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Alphabet City

In yesterday’s Wall Street Journal, Norman Podhoretz emerged from semi-retirement to express his approval for Sarah Palin . No, I don’t propose to revisit the Sarah, pro- and con- debate, which will remain sterile and tedious until she actually, like, runs for something (or not). But I . . . . Continue Reading »

Onwards! Ever Onwards!

Via Julian , I see that Yglesias has spun a narrative : For the past 65-70 years—and especially for the past 30 years since the end of the civil rights argument—American politics has been dominated by controversy over the size and scope of the welfare state. Today, that argument is . . . . Continue Reading »

Whither the Post-Healthcare Realignment?

Over at Cato, Julian Sanchez has written a post about how the aftermath of healthcare reform could reveal faultlines in existing political coalitions and trigger realignment: There’s no intrinsic commonality between, say, “left” positions on taxation, foreign policy, and reproductive . . . . Continue Reading »

Getting Me Wrong

Russell Arben Fox is unhappy : Poulos’s ridiculous, Tea-Partier rhetoric about a bill that has been sent back and forth through the legislative wringer more times over the past year that the great majority of bills ever experience (how does ten months of constant debate and scrutiny add up to . . . . Continue Reading »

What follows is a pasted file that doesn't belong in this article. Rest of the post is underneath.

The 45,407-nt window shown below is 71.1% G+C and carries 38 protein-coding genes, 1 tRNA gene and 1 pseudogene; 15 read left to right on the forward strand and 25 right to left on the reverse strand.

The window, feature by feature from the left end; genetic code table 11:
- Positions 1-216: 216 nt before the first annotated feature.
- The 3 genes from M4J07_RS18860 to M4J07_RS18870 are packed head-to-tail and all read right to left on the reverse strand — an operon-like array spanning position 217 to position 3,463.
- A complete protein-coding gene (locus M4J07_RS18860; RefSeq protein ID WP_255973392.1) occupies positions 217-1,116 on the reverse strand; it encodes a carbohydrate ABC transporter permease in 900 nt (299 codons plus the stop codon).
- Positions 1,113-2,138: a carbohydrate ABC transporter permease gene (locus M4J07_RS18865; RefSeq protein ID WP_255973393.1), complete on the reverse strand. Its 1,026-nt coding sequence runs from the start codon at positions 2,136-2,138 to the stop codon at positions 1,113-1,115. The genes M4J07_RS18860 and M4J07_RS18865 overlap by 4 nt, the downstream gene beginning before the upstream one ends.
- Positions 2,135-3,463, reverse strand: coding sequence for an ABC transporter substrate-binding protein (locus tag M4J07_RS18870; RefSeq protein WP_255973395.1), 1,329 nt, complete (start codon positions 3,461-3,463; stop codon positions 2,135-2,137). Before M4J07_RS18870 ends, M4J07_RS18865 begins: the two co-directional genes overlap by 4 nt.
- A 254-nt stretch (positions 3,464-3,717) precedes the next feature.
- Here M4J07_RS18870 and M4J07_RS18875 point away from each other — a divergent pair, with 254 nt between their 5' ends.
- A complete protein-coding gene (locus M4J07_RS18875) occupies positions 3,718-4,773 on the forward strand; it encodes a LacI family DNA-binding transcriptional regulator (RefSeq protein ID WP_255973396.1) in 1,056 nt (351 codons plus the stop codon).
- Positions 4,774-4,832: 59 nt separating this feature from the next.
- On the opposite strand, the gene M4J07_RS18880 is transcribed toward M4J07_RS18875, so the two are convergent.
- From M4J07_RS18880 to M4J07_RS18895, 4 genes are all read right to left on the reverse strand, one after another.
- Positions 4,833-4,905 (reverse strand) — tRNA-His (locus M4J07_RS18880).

Berry Revisited

Apropos of my remarks below , a reader writes: It seems to me that you’re taking his quote about the politicization out of context, first of all. He’s downright Aristotelian, it seems to me, in his conception of what politics is. What makes me say this is the role he sees marriage . . . . Continue Reading »

Obama’s Legal Vision

And now, my conclusion about where Obamacare falls into the law-versus-politics schema I mentioned, below, in the context of marriage and divorce. There was one real highlight and moment of clarity for me in Obama’s now-infamous Baier interview: the sequence where the President insisted that, . . . . Continue Reading »

Resisting Hopey Changey

Porcher-in-chief, Dr. Pat Deneen has a rather interesting post related to the soon-to-be “passed” Obamacare legislation, designed to empower the central government, and the corresponding rise of the constitutional concept of “states’ rights” beloved by anti-federalists of . . . . Continue Reading »

Law and Marriage

Marriage, in what is evidently its most popular version, is now on the one hand an intimate ‘relationship’ involving (ideally) two successful careerists in the same bed, and on the other hand a sort of private political system in which rights and interests must be constantly asserted and . . . . Continue Reading »

How Technology Really Threatens Liberalism

Courtesy of Alan Jacobs , I see some academics are starting to grapple with the issue. But how successfully? Danah Boyd tackles Google Buzz: “Nothing that the Buzz team did was technologically wrong,” Ms. Boyd said. “Yet the service resulted in complete disaster.” Google got . . . . Continue Reading »

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